Deeper Water: Music to my eyes blog hop

The Music to my Eyes blog hop (organised by Kelly Rodgers, a member of the Bead Snobs group that I belong to on Facebook) asked us to make something inspired by a favourite song or piece of music. Now, I don’t know about you, but I don’t have just one favourite song, but quite a few! But I kept circling back to this song, which is definitely up there in my top list of songs!

Deeper Water is a song by Australia’s iconic musician Paul Kelly. As much a poet as a songwriter, his lyrics are evocative and quintessentially Australian. I’ve seen him live a dozen or so times, every time a treat. And this is just one of the songs he’s written that sings to me. When I got married, almost 17 years ago now, our ceremony was on the beach. As I walked down through the reception marquee on my way to join the groom and the wedding guests, the DJ started playing this song and I completely lost it, to the consternation of my bridesmaids. It’s one of those songs that always sends a frisson of emotion across my skin, if you know what I mean.

Anyway, I went looking at YouTube for a good version of the song, and found this live recording from about five years ago:

See what I mean?

So, how to translate this song, this poem, into a piece of jewellery? I had various ideas, and as usual no time to really explore and play with creating. Maybe another day there’ll be another piece inspired by this song. But I remembered I had these enamelled charms by Anne Gardanne and they remind me of the beach, where the water meets the sand. And that in turn makes me think of the beginning of this song, “on a crowded beach …”

I’m a little obsessed with these kind of crusty Czech glass rondelles at the moment, they look like something that has been tumbling in the waves for a while. These particular colours just go so well with the charms. And I’ve been using the bright Vintaj Vogue brass a lot recently too, they seem to work well with the beads. What do you think?

As I mentioned, I made these for a blog hop and there are a few other blogs to visit if you feel so inclined! Thank you Kelly for hosting a fun hop, just wish I had found more time to play! Here are the other participants:

Kelly Rodgers

Verily Vexed

Lennis Carrier

Melissa Trudinger

Sherri Hartman Stokey

Vicky Sophon

Kayla Freeman

 

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Art Bead Scene June Challenge

It’s been a few months since I managed to make something for the Art Bead Scene monthly challenge. But I did make something this month! Well, a small confession — I actually made this last month, but using the inspiration artwork for June (which I had downloaded earlier in the year thanks to ABS making us a little booklet containing the year’s artwork, month by month).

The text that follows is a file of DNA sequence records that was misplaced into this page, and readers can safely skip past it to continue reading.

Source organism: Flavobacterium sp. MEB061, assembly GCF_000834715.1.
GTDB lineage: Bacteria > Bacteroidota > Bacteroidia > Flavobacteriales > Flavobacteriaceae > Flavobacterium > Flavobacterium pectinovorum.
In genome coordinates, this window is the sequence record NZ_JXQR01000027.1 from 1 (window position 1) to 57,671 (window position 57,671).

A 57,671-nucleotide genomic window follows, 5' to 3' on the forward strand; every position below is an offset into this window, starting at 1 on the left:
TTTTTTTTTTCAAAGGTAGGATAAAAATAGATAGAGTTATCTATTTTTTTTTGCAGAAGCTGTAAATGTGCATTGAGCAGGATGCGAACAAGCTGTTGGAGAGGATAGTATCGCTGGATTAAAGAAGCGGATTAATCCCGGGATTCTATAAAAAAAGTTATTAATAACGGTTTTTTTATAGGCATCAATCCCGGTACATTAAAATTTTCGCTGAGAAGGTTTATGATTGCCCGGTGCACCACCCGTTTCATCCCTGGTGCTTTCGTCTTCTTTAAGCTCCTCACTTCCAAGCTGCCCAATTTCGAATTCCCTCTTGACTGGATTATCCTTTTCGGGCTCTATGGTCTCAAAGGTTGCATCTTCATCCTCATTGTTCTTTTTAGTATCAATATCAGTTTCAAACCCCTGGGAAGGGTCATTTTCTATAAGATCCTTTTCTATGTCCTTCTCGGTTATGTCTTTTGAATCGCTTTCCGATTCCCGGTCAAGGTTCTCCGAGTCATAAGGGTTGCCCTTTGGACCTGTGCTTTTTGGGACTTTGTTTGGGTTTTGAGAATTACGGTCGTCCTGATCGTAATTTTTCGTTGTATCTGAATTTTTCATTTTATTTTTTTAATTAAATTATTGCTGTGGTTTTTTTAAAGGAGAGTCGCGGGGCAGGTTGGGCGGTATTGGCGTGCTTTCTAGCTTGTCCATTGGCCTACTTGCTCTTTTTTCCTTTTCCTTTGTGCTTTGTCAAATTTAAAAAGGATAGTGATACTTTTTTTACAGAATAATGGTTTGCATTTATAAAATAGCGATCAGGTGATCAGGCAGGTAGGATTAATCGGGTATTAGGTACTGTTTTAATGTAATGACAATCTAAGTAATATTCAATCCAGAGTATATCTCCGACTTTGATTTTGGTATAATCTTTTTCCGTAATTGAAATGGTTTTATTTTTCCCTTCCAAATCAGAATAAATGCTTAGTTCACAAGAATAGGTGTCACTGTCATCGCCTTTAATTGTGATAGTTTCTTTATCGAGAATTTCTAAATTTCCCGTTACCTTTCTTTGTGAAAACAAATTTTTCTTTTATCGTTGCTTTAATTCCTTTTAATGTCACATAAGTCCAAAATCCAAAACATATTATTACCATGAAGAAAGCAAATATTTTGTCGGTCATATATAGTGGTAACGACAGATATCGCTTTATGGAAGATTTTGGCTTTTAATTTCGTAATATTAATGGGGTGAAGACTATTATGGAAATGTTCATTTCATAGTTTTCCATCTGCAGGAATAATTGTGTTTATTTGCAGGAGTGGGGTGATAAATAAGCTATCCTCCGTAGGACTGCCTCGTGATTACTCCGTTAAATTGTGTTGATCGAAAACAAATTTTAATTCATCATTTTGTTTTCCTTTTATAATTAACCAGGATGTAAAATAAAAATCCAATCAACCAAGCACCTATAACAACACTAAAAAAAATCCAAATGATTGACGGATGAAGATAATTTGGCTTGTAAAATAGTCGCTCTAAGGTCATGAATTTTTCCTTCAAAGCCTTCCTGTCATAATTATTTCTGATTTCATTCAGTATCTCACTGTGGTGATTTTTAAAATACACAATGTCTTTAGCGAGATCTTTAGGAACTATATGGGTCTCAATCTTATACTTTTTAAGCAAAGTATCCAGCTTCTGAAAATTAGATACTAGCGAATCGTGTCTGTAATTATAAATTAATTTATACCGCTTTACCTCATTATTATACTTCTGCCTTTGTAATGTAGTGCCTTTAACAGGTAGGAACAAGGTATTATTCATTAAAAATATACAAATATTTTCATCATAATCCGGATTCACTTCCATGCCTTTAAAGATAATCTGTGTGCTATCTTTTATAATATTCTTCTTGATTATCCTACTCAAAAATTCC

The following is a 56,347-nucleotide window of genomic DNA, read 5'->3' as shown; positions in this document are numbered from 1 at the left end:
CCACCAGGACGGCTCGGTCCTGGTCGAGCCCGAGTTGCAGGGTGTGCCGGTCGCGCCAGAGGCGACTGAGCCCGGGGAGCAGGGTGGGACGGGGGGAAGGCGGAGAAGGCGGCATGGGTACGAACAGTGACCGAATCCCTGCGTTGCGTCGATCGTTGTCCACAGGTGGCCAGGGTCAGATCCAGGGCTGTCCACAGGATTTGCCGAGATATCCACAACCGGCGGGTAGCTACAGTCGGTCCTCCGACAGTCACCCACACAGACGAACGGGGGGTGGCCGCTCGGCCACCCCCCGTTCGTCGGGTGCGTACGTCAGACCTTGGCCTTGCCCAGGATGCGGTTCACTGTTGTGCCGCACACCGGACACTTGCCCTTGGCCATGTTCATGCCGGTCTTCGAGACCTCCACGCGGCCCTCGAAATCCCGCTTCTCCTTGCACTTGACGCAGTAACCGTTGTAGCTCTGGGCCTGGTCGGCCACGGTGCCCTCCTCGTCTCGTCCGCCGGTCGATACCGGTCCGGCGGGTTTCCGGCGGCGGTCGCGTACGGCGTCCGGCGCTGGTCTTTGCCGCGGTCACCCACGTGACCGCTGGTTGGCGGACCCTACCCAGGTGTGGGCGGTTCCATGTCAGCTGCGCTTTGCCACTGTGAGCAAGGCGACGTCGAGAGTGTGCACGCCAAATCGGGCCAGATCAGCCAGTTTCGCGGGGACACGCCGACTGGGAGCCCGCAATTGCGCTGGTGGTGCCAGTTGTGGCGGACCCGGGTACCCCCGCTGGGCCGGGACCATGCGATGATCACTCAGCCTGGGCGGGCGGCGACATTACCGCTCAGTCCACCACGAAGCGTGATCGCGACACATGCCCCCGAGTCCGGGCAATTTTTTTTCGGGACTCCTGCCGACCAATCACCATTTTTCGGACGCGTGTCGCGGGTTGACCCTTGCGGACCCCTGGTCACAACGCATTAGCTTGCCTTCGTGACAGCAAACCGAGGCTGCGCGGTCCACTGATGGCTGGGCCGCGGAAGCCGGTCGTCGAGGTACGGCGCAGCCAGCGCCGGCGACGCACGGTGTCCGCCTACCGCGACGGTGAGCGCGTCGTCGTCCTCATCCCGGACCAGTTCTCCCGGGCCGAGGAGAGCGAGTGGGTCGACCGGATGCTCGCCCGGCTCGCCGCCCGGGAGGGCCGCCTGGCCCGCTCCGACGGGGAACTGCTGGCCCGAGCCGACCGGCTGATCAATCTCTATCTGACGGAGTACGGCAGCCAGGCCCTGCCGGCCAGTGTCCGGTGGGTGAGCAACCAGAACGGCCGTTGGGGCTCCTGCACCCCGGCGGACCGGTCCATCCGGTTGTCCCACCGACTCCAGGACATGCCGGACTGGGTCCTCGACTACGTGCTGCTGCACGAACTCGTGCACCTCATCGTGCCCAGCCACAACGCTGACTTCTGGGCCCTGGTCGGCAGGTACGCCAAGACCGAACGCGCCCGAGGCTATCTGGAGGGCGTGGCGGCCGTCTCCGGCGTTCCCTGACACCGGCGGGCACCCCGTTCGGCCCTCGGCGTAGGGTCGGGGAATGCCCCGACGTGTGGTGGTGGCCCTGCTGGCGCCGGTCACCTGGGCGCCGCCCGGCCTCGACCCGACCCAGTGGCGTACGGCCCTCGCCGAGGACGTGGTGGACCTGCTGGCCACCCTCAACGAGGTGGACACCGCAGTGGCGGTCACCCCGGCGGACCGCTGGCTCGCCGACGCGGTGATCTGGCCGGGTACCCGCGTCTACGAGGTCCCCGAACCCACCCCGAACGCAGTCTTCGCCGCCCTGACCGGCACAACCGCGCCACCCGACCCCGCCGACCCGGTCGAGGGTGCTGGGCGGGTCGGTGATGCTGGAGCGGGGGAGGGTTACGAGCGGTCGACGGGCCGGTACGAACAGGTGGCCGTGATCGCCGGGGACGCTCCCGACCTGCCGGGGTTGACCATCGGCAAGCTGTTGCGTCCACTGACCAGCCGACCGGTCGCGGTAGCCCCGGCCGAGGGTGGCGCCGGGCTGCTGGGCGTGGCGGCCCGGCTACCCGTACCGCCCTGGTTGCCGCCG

Profile on Red Meanders, formerly Jeanne d’Arc. Odelin Redon, 1900, Pastel

The artwork is by Odelin Redon, a French artist active in the late 1800s to early 1900s, and it really has the most vibrant and luminous colours, quite at odds with the renaissance feel to the female head featured in the painting. I was really taken by the combination of pinks and blues and greens.

I pulled out one of the folk-inspired birds that Heather “Humblebeads” Powers has been making in recent months, a beautiful deep pink one with blue accents. I made a tassel out of embroidery silks that coordinated with it beautifully, but I needed a large bead to balance it. Serendipitously I received a package of funky knitted beads from KnittenJen’s Beads, and one of them paired beautifully with Heather’s bird. I kept the rest of the necklace simple, just stringing it onto a piece of suede thonging. I have had thoughts about adding some more beads (I do have some similar knitted beads without the seed bead embellishment), although to be honest I would need some larger beads than are common in my stash to give the necklace balance. Maybe if the right beads come along I’ll play with a new design but I’m enjoying wearing it like thisat the moment.

Once I’d made the necklace, I of course needed some earrings to wear with it, so I pulled out a pair of Heather’s charms and some Czech glass beads and whipped up a pair in coordinating colours.

Thank you for the colourful inspiration ABS, I now have a new go-to necklace and I have some more birds and some more knitted beads that may find themselves paired together in something similar in the near future!

 

Soup, soup, beautiful bead soup!